The turkey is gone, and before the tryptophan coma kicks in it’s time to get to one of our other traditions at Major Spoilers – our Retro Review of another Asterix book. This time around, Asterix and Obelix make their way to Spain.

Writer: Rene Goscinny
Artist: Albert Uderzo
French edition 1969
English translation 1971

Previously in Asterix: The Romans are expanding their empire, and the only area they haven’t quite conquered is the area occupied by the Gauls – more specifically a small village run by a bunch of Gauls hopped up on a magic potion that gives them superhuman strength. Naturally, humor ensues.


Turns out the Gauls aren’t the only group that are giving the Romans a hard time, a group of Iberian resistance fighters, lead by their chief Huevos Y Bacon, refuse to surrender. In response, the Romans decide to kidnap the chief’s son Pepe. Naturally, humor ensues…

As a father of a three-year-old, I’ve seen my fair share of tantrums, pouting sessions, and have been around his “friends” that are experienced in the ways of screaming until they get their way. It isn’t a pleasant experience to say the least and in a small way I feel sorry for the Romans who have to put up with Pepe’s constant demands, biting, and holding his breath until he turns red. The Romans decide it best to send Pepe to an outpost near Asterix’s village, and naturally, humor ensues.

Pepe manages to sneak away from the Romans, eventually finding his way into the village. Obelix is assigned to take care of Pepe, but he’s such a burden that the village assigns Asterix and Obelix (and Dogmatix) to escort Pepe back to Spain. Little do they know the Roman leader, Spurius Brontosaurus is secretly following them in hopes of getting the brat back into Roman hands. In order to get closer to the group, Brontosaurus disguises himself in the garb of the locals. And yes… humor ensues.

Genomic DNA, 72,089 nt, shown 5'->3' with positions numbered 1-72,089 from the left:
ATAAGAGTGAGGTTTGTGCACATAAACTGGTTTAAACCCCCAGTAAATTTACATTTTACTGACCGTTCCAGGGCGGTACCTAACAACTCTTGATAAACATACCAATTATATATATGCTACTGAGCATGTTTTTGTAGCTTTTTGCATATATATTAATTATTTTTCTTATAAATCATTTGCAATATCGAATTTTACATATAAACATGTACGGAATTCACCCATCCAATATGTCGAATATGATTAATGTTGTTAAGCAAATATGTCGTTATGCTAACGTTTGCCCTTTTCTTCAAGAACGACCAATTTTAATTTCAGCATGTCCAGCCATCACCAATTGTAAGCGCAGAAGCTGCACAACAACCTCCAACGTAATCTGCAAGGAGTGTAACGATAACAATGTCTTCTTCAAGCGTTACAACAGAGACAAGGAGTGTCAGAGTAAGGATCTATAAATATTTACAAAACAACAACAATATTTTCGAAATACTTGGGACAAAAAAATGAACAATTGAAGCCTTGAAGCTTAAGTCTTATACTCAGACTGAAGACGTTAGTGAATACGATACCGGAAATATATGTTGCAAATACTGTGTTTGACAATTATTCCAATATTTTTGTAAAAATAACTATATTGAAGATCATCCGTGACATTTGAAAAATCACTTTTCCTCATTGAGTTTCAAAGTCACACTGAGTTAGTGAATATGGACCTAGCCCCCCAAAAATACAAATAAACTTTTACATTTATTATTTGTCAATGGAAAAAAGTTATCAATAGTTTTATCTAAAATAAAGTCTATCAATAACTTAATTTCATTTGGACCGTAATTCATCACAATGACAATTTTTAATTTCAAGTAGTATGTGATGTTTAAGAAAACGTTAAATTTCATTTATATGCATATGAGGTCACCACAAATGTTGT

All goes well, as well as can be expected when the group consists of a leader on a mission, a lummox who only wants to eat boar, a brat who can’t be satisfied, a ne’er-do-well, and a cute little dog. Eventually Brontosaurus discovers Asterix has the magic potion that will give him strength and sets off to steal it in the middle of the night. A chase ensues and Asterix and Brontosaurus run smack into the middle of a patrolling Roman legion. It’s off to the circus for both!

There Asterix invents traditional bullfighting when a woman drops her red clock, and he uses it to distract and bring down a bull. In his victory, he’s also secured his freedom and that of Brontosaurus as well, but instead of returning to the life of a Roman soldier, Brontosaurus decides to become a bullfighter.

While all of this is going on, Obelix manages to get Pepe back to his village, Asterix eventually catches up, the two defeat the Roman army laying siege to the village, and everyone is happy in the end. Well, except for the Romans who have suffered defeat yet again.

Though I enjoyed this outing, the book walks a thin line between humor and racism as the Spaniards are depicted by using a lot of stereotypes. It’s not super offensive, but I can see where some people might get bent out of shape over the depiction. Goscinny once again delivers pun after pun, that are the staple of the Asterix stories, and this book introduces the reader to Unhygienix, the fishmonger, and his wife, Bacteria. I appreciate the puns throughout the book, but it does tend to smell like yesterday’s fish after a while.